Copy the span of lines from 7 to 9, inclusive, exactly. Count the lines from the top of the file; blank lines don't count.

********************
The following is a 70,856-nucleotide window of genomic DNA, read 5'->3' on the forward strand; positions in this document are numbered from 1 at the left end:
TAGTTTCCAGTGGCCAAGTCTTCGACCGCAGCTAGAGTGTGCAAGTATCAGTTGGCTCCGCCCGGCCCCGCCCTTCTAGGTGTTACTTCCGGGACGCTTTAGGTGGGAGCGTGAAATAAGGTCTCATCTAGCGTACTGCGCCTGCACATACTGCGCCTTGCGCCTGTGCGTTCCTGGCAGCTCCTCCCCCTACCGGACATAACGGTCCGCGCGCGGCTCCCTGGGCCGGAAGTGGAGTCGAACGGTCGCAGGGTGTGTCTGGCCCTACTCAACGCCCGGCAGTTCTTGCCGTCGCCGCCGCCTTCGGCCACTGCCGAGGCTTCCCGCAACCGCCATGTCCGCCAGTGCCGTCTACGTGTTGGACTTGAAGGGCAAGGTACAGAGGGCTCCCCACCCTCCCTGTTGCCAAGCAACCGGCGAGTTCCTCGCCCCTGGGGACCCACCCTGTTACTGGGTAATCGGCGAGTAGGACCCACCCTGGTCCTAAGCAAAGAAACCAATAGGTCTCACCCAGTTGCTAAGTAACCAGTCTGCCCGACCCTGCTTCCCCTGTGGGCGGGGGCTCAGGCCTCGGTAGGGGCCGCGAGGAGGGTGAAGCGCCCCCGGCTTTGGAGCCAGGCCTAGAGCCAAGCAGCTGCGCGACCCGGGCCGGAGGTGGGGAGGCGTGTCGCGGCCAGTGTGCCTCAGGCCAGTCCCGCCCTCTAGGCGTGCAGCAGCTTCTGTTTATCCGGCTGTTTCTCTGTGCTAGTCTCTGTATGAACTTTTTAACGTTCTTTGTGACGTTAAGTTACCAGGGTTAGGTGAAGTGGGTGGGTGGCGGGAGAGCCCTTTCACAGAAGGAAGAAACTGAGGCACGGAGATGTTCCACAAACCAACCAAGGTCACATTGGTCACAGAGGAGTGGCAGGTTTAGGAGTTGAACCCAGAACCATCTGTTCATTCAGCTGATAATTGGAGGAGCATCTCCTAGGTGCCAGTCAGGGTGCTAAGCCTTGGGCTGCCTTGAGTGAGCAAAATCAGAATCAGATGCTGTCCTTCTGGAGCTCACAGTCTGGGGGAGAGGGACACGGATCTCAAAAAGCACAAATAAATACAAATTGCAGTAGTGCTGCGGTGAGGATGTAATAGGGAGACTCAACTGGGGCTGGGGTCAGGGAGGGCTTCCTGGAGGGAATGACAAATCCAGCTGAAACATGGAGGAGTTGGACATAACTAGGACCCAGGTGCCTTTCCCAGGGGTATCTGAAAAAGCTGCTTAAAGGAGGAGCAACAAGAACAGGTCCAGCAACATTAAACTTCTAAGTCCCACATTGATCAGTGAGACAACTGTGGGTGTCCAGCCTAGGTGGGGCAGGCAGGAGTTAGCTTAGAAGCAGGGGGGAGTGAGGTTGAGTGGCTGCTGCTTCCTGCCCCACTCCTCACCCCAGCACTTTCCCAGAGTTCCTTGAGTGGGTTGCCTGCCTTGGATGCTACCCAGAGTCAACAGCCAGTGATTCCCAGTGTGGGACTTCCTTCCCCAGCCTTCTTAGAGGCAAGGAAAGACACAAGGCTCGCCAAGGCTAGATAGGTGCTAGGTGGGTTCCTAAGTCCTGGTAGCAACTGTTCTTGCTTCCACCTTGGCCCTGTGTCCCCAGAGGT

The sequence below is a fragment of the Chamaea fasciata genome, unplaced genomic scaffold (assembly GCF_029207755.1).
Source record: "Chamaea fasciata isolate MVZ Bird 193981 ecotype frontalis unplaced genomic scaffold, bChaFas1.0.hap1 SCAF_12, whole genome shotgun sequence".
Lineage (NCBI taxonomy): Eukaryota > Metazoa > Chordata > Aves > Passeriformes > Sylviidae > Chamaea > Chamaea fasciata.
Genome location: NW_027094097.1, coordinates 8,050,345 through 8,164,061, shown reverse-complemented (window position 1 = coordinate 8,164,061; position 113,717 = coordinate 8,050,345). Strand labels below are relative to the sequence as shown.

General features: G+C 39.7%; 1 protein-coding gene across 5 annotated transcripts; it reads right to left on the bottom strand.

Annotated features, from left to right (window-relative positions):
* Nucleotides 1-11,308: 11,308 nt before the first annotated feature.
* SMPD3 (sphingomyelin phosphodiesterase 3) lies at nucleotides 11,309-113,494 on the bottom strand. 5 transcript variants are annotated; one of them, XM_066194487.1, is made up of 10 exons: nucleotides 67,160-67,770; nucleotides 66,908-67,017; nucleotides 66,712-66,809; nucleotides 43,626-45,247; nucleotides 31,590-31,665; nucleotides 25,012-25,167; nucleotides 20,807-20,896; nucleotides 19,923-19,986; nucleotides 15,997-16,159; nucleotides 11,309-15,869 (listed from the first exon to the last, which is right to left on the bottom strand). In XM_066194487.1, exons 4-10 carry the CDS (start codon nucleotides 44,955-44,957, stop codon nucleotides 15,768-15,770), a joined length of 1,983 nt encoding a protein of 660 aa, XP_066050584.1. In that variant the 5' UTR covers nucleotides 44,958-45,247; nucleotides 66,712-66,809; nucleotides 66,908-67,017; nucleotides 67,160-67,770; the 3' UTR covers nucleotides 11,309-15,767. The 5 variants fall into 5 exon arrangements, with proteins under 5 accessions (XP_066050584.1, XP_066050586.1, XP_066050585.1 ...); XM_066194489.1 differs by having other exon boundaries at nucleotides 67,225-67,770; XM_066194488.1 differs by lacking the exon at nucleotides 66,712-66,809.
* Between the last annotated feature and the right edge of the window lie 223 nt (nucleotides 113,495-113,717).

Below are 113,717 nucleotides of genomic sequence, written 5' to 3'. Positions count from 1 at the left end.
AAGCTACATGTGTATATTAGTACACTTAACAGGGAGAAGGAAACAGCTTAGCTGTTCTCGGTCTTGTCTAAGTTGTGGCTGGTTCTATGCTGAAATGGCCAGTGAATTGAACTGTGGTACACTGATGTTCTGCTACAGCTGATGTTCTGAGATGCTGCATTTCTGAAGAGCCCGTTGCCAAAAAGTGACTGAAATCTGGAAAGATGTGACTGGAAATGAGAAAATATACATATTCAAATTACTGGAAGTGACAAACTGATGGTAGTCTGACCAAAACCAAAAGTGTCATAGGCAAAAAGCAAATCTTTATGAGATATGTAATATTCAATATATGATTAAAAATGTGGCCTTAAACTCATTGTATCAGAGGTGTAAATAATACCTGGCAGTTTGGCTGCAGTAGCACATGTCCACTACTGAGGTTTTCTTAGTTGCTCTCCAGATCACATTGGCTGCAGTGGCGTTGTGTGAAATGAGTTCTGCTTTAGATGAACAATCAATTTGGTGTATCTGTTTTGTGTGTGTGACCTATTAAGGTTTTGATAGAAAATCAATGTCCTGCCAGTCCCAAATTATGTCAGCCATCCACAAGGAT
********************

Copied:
General features: G+C 39.7%; 1 protein-coding gene across 5 annotated transcripts; it reads right to left on the bottom strand.

Annotated features, from left to right (window-relative positions):
* Nucleotides 1-11,308: 11,308 nt before the first annotated feature.